I always think it is a good idea to invite someone you suspect of drug use to buy them food. If they really are hungry (and not looking for a high or simply trying to make a living begging) they will go with you to McDonald's (or wherever).

Adoro said...

There's also something to be said for not indulging another in their sin or weakness.

If someone is begging for money and you give them food, it's not adverse to his dignity. For he needs food or knows someone who does. That becomes an opportunity for virtue for that person, and they DO excercise it.

There are many ways to give, and it's proper to figure out the best way according to each individual.

If I gave a homeless person a baked potato and they threw it at me, well, that would be that. It wouldn't stop me from giving a clean one to someone more deserving.

The reality is that while maybe someone begging for money really needs money, well, how are we to know? We have the right to discern what to give them and when...after all, WE aren't the ones begging. It's also completely legitimate to had the beggar a card with the information on a shelter or other service that can actually help them get on their feet. It's legitimate to hand them a Miraculous Medal.

They'll do with that as they will, too.

I think one thing people lose sight of when comparing ourselves with St. Francis and his contemporaries is that we don't live in his society. They didn't have huge social service networks at the time. (Not saying the networks are always effective...I grew up on welfare, believe me, I know the system is broken.)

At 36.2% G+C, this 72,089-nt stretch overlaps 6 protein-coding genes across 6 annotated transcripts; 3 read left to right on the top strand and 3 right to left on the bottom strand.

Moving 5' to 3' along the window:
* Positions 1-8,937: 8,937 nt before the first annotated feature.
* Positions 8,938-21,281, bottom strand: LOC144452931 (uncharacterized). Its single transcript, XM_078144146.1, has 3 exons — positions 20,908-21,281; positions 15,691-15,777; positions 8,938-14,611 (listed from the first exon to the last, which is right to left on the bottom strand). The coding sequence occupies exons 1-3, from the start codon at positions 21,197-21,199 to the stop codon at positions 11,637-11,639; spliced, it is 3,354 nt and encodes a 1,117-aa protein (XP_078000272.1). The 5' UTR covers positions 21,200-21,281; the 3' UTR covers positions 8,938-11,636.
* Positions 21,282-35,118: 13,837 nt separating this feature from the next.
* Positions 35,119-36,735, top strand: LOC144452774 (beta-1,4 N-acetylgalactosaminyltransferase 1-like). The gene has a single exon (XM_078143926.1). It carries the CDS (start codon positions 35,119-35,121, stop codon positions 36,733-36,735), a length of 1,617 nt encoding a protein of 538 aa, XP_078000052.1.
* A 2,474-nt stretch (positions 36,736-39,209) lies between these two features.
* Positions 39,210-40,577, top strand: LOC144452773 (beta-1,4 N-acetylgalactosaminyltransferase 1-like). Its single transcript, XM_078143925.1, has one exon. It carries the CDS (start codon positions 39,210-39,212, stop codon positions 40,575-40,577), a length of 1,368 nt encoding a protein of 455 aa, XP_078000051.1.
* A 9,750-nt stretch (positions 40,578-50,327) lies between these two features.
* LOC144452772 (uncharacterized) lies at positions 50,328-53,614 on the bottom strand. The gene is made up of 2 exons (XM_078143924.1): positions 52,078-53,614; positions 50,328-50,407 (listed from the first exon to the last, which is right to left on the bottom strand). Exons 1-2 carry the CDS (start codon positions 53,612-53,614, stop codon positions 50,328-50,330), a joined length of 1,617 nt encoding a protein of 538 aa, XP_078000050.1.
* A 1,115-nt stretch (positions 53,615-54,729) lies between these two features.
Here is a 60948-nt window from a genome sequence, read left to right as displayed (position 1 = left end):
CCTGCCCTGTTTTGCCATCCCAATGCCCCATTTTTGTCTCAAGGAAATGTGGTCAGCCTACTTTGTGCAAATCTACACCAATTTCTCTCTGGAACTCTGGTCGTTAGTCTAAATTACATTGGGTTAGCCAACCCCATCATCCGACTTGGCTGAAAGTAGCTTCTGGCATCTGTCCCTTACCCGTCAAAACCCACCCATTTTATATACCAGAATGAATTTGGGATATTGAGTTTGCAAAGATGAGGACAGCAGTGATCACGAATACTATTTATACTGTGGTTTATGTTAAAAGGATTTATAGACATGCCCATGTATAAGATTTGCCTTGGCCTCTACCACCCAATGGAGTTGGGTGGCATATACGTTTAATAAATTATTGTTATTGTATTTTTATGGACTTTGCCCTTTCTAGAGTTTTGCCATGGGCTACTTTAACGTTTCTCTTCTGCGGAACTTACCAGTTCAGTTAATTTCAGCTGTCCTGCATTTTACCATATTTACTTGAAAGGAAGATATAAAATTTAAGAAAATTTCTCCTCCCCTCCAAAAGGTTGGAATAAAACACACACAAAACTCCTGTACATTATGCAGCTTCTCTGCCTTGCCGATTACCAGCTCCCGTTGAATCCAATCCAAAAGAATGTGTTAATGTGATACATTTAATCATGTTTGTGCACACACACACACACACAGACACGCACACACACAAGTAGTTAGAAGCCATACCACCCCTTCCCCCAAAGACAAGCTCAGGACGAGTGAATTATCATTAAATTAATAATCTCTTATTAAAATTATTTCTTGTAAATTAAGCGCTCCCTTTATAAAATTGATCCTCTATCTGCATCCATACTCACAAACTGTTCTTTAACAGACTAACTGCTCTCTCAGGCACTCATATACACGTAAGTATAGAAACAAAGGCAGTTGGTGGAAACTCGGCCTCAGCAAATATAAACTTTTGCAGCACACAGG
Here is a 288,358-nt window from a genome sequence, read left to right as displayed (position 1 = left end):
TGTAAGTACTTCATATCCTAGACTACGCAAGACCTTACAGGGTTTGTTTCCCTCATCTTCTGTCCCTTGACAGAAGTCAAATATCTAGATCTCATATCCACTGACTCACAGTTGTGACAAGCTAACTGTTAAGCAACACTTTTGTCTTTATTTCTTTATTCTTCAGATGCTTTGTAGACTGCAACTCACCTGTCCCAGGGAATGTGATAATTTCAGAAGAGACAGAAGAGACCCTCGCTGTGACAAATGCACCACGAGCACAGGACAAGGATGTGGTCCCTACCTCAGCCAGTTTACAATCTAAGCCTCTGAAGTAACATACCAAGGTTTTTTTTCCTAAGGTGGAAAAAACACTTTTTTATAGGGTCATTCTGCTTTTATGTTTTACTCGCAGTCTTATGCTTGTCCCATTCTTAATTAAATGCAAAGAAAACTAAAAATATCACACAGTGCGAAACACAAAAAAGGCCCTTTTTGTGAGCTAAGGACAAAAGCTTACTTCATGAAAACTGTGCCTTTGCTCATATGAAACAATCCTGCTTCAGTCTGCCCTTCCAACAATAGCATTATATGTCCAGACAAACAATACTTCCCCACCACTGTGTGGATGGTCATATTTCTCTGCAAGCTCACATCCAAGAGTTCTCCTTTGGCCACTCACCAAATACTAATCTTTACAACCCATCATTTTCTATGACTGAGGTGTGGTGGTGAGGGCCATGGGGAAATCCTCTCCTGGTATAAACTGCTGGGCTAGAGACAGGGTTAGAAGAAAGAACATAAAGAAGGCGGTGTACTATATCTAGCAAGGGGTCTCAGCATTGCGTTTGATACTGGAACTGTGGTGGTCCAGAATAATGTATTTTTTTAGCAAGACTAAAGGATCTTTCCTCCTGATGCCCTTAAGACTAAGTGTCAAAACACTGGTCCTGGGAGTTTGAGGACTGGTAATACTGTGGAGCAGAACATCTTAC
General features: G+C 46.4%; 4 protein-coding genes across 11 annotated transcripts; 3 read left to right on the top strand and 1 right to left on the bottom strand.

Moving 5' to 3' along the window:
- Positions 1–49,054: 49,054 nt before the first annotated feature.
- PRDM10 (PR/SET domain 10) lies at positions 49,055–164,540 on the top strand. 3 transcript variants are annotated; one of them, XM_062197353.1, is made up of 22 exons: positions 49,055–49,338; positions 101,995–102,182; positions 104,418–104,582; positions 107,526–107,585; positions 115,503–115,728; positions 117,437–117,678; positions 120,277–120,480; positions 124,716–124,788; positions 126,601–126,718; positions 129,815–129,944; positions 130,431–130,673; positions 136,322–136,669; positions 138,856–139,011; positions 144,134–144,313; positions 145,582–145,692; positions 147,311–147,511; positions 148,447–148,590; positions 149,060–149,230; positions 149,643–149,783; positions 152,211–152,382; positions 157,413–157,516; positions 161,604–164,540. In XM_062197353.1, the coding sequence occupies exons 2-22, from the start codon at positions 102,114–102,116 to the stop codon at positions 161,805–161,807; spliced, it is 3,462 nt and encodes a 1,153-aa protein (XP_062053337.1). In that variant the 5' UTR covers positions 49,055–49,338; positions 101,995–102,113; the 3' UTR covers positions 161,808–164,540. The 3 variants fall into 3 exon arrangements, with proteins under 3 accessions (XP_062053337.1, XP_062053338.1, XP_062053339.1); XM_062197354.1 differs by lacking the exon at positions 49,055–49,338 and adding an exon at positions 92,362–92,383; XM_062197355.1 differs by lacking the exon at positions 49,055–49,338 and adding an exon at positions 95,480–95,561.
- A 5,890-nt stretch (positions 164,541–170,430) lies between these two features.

But feeling bullied into giving money because allegedly that's what Jesus would do or judge one on is not a reason to give. We have to discern what to do. Sometimes money is appropriate, and sometimes it's better to give food. Sometimes it's better to keep driving because the beggar is a carjacker.

Anonymous said...

If someone comes up to me for money I will either take them to a food outlet or accompany them to the railway station and buy them a ticket.

I have never forgotten one day while waiting for a bus overhearing two young fellows laughing about how much money they had been able to con people out of and I decided then never to give money.

Here in Australia the welfare system is pretty good plus there is rent assistance and no one should have to beg.

Anonymous said...